Thanks to Andre Van Wyk for the name, when he suggested Bully Beef I remembered how bully beef was a stock standard for lunch on fishing trips growing up in Zimbabwe.

Bulldog image – Rob Palmer

 

BULLY BEEF STEP BY STEP

Make sure you tie a strong fly and don’t get tempted to make the zonker tail too long, little tigers like the one above have incredibly sharp teeth the will nip it off in no time. Keep it between 2 to 3cm long, the zonker fur gives the fly plenty of movement when in the water.

Materials

Hook – No. 2/0 Gamakatsu B10S Stinger.

Thread – 240 Veevus PC670 Denier – Copper/Rusty Brown.

Nickel Dumbbell Eyes – Yellow 4mm.

Lead wire – 0.8mm thick.

Under coat – Sally Hansen’s Triple Strong Nail Fortifier. Don’t mess with Sally.

Body and Tail flash – Copper flash or crystal flash – Gold has also worked.

Body over coat and strengthener – Solarez Hard UV Resin.

Wing – Rabbit Zonker Stips – Magnum or Standard can work too. It is important that the fur is long for a bigger profile. Colour – Natural Hair. Here I have used Magnum bared.

Rib – Thick copper wire.

Gills – Red cactus flash – There’s a thing about having a touch of red in tigerfish flies and lures that’s imprinted in my brain from the little red plastic tags on tigerfish spoons growing up so I always incorporate some. I used to use marabou or rabbit fur as well.

 

Note – The fly swims hook point up, but initial tying is hook point down, the hook is flipped in the finishing stages.

1. Place the hook in the vice, hook point down. Lay a solid foundation of thread and tie in the dumbbell eyes about 5mm from the hook eye like you would on a clouser minnow.

To add weight to help the fly to swim hook point up, to sink fast and to create a body, use three strands of lead wire tied on top of the hook shank. Two parallel strips on top of the hook shank and another on top of those as per the hook cross section below.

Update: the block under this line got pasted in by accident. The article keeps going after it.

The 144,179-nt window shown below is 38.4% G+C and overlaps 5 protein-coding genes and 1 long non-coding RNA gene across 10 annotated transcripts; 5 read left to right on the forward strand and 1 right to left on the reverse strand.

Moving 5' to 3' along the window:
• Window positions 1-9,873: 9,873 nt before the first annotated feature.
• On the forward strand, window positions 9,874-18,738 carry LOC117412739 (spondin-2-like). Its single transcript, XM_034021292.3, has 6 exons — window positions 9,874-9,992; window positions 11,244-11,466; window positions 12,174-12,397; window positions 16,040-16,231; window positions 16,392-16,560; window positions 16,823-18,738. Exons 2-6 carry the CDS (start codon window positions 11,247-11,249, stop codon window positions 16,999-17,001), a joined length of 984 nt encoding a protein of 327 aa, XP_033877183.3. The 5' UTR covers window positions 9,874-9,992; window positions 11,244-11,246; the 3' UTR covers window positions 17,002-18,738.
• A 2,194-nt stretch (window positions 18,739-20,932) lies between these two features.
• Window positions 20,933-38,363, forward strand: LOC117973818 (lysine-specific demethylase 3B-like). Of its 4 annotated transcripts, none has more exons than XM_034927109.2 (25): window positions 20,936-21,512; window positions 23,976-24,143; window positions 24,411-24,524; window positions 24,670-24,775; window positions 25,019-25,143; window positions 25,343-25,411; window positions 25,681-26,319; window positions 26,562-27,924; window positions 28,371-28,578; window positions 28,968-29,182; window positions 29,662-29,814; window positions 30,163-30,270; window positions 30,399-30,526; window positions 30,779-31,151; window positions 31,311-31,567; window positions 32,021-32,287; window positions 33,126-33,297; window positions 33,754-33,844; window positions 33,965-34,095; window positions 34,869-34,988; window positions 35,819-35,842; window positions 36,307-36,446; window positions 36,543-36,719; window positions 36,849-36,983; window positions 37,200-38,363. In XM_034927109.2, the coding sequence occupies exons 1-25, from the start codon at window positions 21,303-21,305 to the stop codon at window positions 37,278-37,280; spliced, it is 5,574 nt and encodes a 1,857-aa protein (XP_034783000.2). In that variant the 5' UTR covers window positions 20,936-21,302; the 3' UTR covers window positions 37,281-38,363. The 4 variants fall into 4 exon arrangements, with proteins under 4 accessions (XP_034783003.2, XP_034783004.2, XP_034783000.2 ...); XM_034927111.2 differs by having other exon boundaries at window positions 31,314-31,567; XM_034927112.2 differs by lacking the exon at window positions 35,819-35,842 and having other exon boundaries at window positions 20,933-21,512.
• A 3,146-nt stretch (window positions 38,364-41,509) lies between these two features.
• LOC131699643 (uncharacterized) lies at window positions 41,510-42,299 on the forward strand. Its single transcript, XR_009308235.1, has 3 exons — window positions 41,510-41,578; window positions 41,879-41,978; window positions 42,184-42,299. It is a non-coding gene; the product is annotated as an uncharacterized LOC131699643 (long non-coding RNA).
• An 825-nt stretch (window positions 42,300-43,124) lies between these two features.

2. Tie in the tip of lead wire just behind the dumbbell eye. You want the wire to run on the top of the hook but just off to the side. Do this by holding the wire out at a 45 degree angle while tying it in.

3. Tie in the second strand of lead parallel to the first strand and on top of the hook shank.

4. Tie in the third strip of lead on top of the two parallel strips.

5. Build a body of thread over the lead creating a bit of a taper at the hook bend.

6. Tie in at least six strands of copper or gold flashabou or crystal flash for a more scaly look. Leave about 2-3cm protruding from the back as per the image. You can make this longer if you prefer for more flash.

7. Coat the thread body with Sally Hansens Triple Strong and wind the flash to the dumbbell eye and back creating a solid copper or gold body. The excess can be added to the flashy tail. The Sally Hanssens strengthens the body and secures the flash. You could use super glue but I find it can make the flash dull sometimes.

8. Tie in a length of copper wire at the tail, this will be used to secure the zonker strip.

9. You need a really durable fly for tigerfish’s teeth so coat the body with Solarez hard.

10. Rotate the hook to sit in it’s swimming position, hook point up. Tie in a dash of red just behind the dumbbel eye. Measure your zonker strip from the eye up to the bend of the hook where the thread body ends, mark the point where the bend starts on the zonker.

11. Pierce the hook through the zonker strip where you marked it.

12. Slide the zonker strip to sit firmly at the back of the flash body.

13. Pull the zonker tight and tie off the zonker strip between the hook eye and dumbbell eye.

14. Now wind the copper wire through the zonker strip towards the hook eye. It helps to use saliva or water to part the hairs.

15. Tie off the copper wire at the head, coat in Solarez and brush back the zonker fur. Trim the tail and flash.